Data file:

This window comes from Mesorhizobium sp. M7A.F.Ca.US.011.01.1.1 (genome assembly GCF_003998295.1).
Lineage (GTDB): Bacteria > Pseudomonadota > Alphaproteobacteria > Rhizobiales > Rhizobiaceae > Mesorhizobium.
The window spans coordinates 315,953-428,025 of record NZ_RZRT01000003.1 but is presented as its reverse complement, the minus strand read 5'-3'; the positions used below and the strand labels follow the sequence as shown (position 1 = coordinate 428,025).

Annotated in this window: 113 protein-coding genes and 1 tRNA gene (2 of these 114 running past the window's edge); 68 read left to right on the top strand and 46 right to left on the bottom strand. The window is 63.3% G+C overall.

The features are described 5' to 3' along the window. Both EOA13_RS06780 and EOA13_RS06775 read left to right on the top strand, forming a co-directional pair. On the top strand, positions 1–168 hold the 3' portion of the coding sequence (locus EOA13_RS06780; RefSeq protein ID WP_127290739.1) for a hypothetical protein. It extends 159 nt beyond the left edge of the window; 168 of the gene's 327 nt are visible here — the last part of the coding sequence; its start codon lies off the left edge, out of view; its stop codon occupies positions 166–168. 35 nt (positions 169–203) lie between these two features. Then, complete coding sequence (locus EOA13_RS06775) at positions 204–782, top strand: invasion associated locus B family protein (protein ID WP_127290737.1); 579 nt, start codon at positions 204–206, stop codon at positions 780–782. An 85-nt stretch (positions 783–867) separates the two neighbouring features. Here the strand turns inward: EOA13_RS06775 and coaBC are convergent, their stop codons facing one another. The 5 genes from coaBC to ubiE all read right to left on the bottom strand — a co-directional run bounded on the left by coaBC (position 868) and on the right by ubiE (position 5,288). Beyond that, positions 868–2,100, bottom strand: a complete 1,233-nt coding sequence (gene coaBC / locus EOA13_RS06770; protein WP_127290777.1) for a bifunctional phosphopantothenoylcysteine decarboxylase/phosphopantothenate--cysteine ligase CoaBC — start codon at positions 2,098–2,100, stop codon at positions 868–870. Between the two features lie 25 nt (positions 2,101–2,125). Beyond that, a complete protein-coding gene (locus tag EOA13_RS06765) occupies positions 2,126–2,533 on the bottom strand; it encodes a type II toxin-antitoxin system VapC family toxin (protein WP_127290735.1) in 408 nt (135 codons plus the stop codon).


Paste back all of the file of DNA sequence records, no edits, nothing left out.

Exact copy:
This window comes from Mesorhizobium sp. M7A.F.Ca.US.011.01.1.1 (genome assembly GCF_003998295.1).
Lineage (GTDB): Bacteria > Pseudomonadota > Alphaproteobacteria > Rhizobiales > Rhizobiaceae > Mesorhizobium.
The window spans coordinates 315,953-428,025 of record NZ_RZRT01000003.1 but is presented as its reverse complement, the minus strand read 5'-3'; the positions used below and the strand labels follow the sequence as shown (position 1 = coordinate 428,025).

Annotated in this window: 113 protein-coding genes and 1 tRNA gene (2 of these 114 running past the window's edge); 68 read left to right on the top strand and 46 right to left on the bottom strand. The window is 63.3% G+C overall.

The features are described 5' to 3' along the window. Both EOA13_RS06780 and EOA13_RS06775 read left to right on the top strand, forming a co-directional pair. On the top strand, positions 1–168 hold the 3' portion of the coding sequence (locus EOA13_RS06780; RefSeq protein ID WP_127290739.1) for a hypothetical protein. It extends 159 nt beyond the left edge of the window; 168 of the gene's 327 nt are visible here — the last part of the coding sequence; its start codon lies off the left edge, out of view; its stop codon occupies positions 166–168. 35 nt (positions 169–203) lie between these two features. Then, complete coding sequence (locus EOA13_RS06775) at positions 204–782, top strand: invasion associated locus B family protein (protein ID WP_127290737.1); 579 nt, start codon at positions 204–206, stop codon at positions 780–782. An 85-nt stretch (positions 783–867) separates the two neighbouring features. Here the strand turns inward: EOA13_RS06775 and coaBC are convergent, their stop codons facing one another. The 5 genes from coaBC to ubiE all read right to left on the bottom strand — a co-directional run bounded on the left by coaBC (position 868) and on the right by ubiE (position 5,288). Beyond that, positions 868–2,100, bottom strand: a complete 1,233-nt coding sequence (gene coaBC / locus EOA13_RS06770; protein WP_127290777.1) for a bifunctional phosphopantothenoylcysteine decarboxylase/phosphopantothenate--cysteine ligase CoaBC — start codon at positions 2,098–2,100, stop codon at positions 868–870. Between the two features lie 25 nt (positions 2,101–2,125). Beyond that, a complete protein-coding gene (locus tag EOA13_RS06765) occupies positions 2,126–2,533 on the bottom strand; it encodes a type II toxin-antitoxin system VapC family toxin (protein WP_127290735.1) in 408 nt (135 codons plus the stop codon).